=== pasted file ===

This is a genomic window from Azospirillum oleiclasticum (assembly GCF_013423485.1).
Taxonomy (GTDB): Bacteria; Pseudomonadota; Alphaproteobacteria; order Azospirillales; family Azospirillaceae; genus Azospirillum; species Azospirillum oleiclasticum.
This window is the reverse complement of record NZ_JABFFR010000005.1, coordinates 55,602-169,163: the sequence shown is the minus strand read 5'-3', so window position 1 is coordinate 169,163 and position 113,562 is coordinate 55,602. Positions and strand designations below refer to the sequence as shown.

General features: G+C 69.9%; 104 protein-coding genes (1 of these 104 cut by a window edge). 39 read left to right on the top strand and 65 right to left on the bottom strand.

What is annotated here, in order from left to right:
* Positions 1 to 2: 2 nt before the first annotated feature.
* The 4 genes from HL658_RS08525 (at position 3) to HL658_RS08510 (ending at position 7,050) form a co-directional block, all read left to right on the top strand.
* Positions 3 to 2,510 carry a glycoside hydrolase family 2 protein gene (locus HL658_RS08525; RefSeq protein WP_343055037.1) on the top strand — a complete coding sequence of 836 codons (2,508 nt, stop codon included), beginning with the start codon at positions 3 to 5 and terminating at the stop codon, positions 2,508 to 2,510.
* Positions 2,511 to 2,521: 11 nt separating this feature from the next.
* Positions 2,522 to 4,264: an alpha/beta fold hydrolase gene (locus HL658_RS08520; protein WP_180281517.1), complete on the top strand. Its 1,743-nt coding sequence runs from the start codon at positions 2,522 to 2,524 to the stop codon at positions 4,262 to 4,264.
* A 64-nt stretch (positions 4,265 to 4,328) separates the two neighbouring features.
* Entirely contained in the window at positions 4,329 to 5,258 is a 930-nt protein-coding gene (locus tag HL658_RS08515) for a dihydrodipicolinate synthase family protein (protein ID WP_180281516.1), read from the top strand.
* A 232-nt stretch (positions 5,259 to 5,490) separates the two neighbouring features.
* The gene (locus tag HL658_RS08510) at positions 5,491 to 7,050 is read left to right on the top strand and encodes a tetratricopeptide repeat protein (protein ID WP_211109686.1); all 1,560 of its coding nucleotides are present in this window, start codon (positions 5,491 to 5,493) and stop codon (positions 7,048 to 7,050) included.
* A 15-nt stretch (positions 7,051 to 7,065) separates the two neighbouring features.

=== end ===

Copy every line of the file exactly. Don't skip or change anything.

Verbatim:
This is a genomic window from Azospirillum oleiclasticum (assembly GCF_013423485.1).
Taxonomy (GTDB): Bacteria; Pseudomonadota; Alphaproteobacteria; order Azospirillales; family Azospirillaceae; genus Azospirillum; species Azospirillum oleiclasticum.
This window is the reverse complement of record NZ_JABFFR010000005.1, coordinates 55,602-169,163: the sequence shown is the minus strand read 5'-3', so window position 1 is coordinate 169,163 and position 113,562 is coordinate 55,602. Positions and strand designations below refer to the sequence as shown.

General features: G+C 69.9%; 104 protein-coding genes (1 of these 104 cut by a window edge). 39 read left to right on the top strand and 65 right to left on the bottom strand.

What is annotated here, in order from left to right:
* Positions 1 to 2: 2 nt before the first annotated feature.
* The 4 genes from HL658_RS08525 (at position 3) to HL658_RS08510 (ending at position 7,050) form a co-directional block, all read left to right on the top strand.
* Positions 3 to 2,510 carry a glycoside hydrolase family 2 protein gene (locus HL658_RS08525; RefSeq protein WP_343055037.1) on the top strand — a complete coding sequence of 836 codons (2,508 nt, stop codon included), beginning with the start codon at positions 3 to 5 and terminating at the stop codon, positions 2,508 to 2,510.
* Positions 2,511 to 2,521: 11 nt separating this feature from the next.
* Positions 2,522 to 4,264: an alpha/beta fold hydrolase gene (locus HL658_RS08520; protein WP_180281517.1), complete on the top strand. Its 1,743-nt coding sequence runs from the start codon at positions 2,522 to 2,524 to the stop codon at positions 4,262 to 4,264.
* A 64-nt stretch (positions 4,265 to 4,328) separates the two neighbouring features.
* Entirely contained in the window at positions 4,329 to 5,258 is a 930-nt protein-coding gene (locus tag HL658_RS08515) for a dihydrodipicolinate synthase family protein (protein ID WP_180281516.1), read from the top strand.
* A 232-nt stretch (positions 5,259 to 5,490) separates the two neighbouring features.
* The gene (locus tag HL658_RS08510) at positions 5,491 to 7,050 is read left to right on the top strand and encodes a tetratricopeptide repeat protein (protein ID WP_211109686.1); all 1,560 of its coding nucleotides are present in this window, start codon (positions 5,491 to 5,493) and stop codon (positions 7,048 to 7,050) included.
* A 15-nt stretch (positions 7,051 to 7,065) separates the two neighbouring features.